Natural History: The typical case is a URI that is associated with cough lasting more than five days. Forty percent of patients have significant reduction in forced expiratory volume at one second or bronchial hyperreactivity. The cough usually lasts 10-20 days, with an average of 18 days in one large study of 2,781 patients[1]. About 50% of patients report purulent sputum, although this does not indicate either pneumonitis or bacterial infection.

Diagnosis: One of the first diagnostic questions concerns the need for a chest x-ray to rule out CAP or other pulmonary process. Prior studies indicate this is generally unnecessary if vital signs are normal and there are no rales on chest exam[2]. A possible exception is cough in an elderly patient; for example, a study of patients over 75 years of age with CAP showed only 30% had temperatures above 38°C, and only 37% had tachycardia exceeding 100/min[3]. With regard to microbiology, the recommendation from the American College of Physicians are to avoid sputum cultures for bacterial pathogens since they are often misleading[4]. Diagnostic tests for other agents should be done, if available, and would detect a treatable agent. This is most common with influenza, which should be suspected in any patient who has a typical febrile illness during an influenza epidemic. In these cases, a rapid test for influenza virus would be useful, since treatment needs to be given within 48 hours of the onset of symptoms to be useful (these tests show a sensitivity of about 70%).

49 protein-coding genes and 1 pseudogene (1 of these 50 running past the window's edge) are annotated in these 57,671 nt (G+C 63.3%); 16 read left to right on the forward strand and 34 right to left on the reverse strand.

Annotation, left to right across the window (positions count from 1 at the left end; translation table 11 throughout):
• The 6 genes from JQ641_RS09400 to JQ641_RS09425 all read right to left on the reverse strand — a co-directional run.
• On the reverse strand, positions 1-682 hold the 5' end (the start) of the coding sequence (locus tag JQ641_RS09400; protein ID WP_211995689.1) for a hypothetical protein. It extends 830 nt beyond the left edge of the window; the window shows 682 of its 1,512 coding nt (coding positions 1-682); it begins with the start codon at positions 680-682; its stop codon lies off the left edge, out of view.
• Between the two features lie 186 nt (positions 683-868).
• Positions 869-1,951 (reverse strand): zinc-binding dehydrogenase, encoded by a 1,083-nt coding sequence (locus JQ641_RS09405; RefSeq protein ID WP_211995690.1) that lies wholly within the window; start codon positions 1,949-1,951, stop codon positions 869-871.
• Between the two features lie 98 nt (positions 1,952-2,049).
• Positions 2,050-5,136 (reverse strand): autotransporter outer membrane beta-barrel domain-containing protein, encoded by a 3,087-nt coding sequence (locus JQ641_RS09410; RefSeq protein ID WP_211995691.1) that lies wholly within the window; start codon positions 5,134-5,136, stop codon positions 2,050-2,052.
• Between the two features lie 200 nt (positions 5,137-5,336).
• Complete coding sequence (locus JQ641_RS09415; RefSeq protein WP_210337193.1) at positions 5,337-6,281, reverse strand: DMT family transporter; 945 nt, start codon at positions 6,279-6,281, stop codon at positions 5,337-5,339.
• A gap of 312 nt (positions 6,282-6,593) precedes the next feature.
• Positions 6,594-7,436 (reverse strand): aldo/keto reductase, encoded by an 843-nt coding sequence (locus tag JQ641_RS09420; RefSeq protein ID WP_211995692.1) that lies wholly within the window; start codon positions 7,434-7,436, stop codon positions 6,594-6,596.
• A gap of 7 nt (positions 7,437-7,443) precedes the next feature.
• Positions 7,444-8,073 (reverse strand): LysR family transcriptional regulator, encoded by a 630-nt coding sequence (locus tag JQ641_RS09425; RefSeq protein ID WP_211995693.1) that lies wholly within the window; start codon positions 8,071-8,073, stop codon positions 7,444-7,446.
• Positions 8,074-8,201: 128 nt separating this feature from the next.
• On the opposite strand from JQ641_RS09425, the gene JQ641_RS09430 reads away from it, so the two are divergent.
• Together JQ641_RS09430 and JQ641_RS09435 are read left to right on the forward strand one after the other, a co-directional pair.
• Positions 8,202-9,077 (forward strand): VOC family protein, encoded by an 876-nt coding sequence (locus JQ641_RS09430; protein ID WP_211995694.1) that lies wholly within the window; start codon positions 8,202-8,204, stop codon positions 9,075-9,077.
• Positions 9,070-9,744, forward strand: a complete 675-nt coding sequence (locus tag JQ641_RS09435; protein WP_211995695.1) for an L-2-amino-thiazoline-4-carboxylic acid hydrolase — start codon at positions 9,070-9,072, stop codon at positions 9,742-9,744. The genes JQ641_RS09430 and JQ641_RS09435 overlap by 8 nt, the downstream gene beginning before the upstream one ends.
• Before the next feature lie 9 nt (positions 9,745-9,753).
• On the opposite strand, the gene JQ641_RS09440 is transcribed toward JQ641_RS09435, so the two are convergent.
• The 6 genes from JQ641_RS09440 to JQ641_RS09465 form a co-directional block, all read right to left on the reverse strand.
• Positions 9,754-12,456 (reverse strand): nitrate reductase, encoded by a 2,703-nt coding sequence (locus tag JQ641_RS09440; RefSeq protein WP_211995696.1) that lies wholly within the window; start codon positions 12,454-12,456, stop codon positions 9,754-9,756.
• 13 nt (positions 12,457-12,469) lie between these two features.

Antimicrobial Therapy: This is not recommended in the great majority of cases. A Cochrane Review of randomized, controlled trials of antibiotics for acute bronchitis showed a reduction in the duration of cough by an average of 0.6 days, which was statistically significant, but not felt to be recommended because the minor benefit of treatment vs the risk associated with antibiotic exposure in terms of side effects, cost, and resistance[5]. Oseltamivir or zanamivir have been shown to decrease the duration of symptoms by approximately one day and return to normal activity by 0.5 days if given within 48 hours of the onset of flu symptoms[6]. It should be noted that the benefit is substantially increased when one of these neuraminidase inhibitors is given very early in the course. As noted, other treatable pathogens include M pneumoniae or C pneumoniae, but there is little evidence that antibiotic treatment is beneficial in the absence of pneumonia. With regard to pertussis, a macrolide is advocated to prevent transmission, but does not alter the natural history of the infection.

Other Therapies: Several placebo-controlled trials have examined the potential benefit of β2-agonists and shown minimal benefit, even in patients with airflow obstruction[7]. A brief (7 days) trial of inhaled or oral corticosteroids may be tried in some patients with "troublesome cough," but there are no clinical trial data to support this recommendation. There is also minimal support for the use of mucolytic or antitussive agents.